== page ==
The nation's top military leaders have told Congress they have reservations about legislation that would remove commanders from the process of prosecuting sexual assault cases because, they say, it could ruin order and discipline in the ranks.
It's a highly contentious issue: Recent high profile-incidents and new statistics indicating that sexual assault in the military is on the rise have increased support on Capitol Hill for legislation that would remove the chain of command from the prosecution of sexual assault cases.
The most controversial legislation, proposed by Sen. Kirsten Gillibrand, D-N.Y., has garnered bipartisan support. Deciding whether serious crimes, including sexual misconduct cases, should go to trial would be made by seasoned legal officers.
At Tuesday's hearing, Gillibrand noted the importance of commanders' setting the tone for a unit, but argued that not all commanders are qualified to deal with serious sexual assault cases. "Not every single commander necessarily wants women in the force, not every single commander believes what a sexual assault is, not every single commander can distinguish between a slap on the ass and a rape," said Gillibrand.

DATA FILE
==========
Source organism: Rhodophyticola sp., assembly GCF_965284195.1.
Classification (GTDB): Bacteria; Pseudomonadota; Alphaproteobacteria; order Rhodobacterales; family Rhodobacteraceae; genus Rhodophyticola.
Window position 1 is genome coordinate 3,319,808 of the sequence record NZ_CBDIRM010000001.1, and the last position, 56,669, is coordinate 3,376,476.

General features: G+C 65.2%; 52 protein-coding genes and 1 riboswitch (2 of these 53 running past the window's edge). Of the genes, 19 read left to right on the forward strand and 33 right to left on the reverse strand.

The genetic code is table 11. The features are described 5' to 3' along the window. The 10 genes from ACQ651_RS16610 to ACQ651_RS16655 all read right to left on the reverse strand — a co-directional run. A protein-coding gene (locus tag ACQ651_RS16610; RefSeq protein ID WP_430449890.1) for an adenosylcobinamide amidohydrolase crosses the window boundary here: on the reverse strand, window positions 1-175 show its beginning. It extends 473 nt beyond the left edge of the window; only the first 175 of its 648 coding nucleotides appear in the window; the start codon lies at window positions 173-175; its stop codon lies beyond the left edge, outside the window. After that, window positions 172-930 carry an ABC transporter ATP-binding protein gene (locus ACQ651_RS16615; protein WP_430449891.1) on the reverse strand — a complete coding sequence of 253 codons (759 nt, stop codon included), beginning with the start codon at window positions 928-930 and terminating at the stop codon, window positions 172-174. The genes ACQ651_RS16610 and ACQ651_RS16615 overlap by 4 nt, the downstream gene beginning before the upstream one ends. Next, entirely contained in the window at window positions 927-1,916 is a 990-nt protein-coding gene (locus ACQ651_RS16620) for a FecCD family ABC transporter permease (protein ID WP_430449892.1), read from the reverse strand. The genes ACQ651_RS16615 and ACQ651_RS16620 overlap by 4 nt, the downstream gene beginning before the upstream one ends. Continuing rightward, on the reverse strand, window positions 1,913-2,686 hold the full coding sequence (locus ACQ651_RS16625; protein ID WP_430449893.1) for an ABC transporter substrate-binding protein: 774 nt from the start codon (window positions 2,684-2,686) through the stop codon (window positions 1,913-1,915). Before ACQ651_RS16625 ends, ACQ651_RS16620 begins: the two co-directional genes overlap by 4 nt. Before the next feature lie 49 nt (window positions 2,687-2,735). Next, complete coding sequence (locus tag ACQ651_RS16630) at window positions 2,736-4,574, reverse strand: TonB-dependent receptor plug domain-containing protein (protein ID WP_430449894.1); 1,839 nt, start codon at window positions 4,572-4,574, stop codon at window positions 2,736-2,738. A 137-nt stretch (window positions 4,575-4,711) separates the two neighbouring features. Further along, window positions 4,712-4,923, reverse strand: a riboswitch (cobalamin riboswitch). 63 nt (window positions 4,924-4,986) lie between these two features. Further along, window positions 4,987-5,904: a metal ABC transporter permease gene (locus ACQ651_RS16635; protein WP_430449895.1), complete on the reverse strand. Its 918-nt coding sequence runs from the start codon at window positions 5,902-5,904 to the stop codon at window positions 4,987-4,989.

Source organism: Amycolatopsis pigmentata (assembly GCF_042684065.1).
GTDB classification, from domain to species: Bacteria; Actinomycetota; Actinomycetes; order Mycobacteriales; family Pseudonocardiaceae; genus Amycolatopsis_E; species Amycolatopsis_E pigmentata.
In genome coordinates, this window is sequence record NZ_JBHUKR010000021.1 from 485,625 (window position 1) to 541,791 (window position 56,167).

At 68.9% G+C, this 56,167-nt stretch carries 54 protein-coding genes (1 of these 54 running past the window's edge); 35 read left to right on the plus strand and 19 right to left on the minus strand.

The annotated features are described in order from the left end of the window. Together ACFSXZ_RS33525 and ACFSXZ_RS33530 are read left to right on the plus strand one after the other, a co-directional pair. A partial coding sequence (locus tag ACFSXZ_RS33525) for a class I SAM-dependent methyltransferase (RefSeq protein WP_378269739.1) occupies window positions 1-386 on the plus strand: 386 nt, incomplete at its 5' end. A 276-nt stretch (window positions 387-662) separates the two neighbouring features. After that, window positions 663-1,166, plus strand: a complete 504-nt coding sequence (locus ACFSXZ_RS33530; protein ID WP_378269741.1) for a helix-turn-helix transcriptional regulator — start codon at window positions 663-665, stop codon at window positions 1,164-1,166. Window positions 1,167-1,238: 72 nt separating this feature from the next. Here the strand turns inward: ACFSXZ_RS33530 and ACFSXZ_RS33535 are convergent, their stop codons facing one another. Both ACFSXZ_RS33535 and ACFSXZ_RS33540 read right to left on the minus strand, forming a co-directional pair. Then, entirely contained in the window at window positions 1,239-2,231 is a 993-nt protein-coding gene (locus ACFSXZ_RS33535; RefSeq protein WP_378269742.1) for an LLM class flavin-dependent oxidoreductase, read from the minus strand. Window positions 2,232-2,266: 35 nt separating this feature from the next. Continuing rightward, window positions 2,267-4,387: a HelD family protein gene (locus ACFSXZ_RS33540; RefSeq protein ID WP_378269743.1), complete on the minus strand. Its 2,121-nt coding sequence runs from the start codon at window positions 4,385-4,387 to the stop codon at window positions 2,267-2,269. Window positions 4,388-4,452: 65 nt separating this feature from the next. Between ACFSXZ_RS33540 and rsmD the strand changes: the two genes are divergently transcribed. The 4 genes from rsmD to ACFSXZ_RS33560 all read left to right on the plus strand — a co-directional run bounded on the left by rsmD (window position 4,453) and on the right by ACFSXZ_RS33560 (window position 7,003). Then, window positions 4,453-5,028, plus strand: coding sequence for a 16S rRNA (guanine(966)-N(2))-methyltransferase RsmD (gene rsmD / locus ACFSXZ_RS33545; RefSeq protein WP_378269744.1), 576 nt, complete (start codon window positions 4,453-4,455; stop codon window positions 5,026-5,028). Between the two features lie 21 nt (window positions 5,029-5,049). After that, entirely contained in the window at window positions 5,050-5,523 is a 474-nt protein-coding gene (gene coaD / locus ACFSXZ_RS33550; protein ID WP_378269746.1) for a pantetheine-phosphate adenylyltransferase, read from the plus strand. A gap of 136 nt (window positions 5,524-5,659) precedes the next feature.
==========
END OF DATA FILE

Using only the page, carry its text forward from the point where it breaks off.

Appearing before the Senate Armed Services Committee, the members of the Joint Chiefs of Staff acknowledged that efforts to curb sexual assault in the military have not been successful. They welcomed discussion of legislative efforts but, said chairman of the Joint Chiefs of Staff Gen. Martin Dempsey, "Reducing command responsibility could adversely affect the ability of the commander to enforce professional standards and ultimately, to accomplish the mission."
Gen. Raymond Odierno, the Army chief of staff, said, "Legal reform can and should continue to be part of our campaign to end sexual assault" and called some of the current legislation "reasonable."
But Odierno said removing the authority of commanders to handle assault cases could affect unit discipline and lead to other effects. "We cannot legislate our way out of this problem," said Odierno.
Adm. Jonathan Greenert, chief of Naval operations, explained that Naval commanders often have to make difficult decision when they are at sea, adding, "I believe it is essential that our commanders be involved in each phase of the military justice process."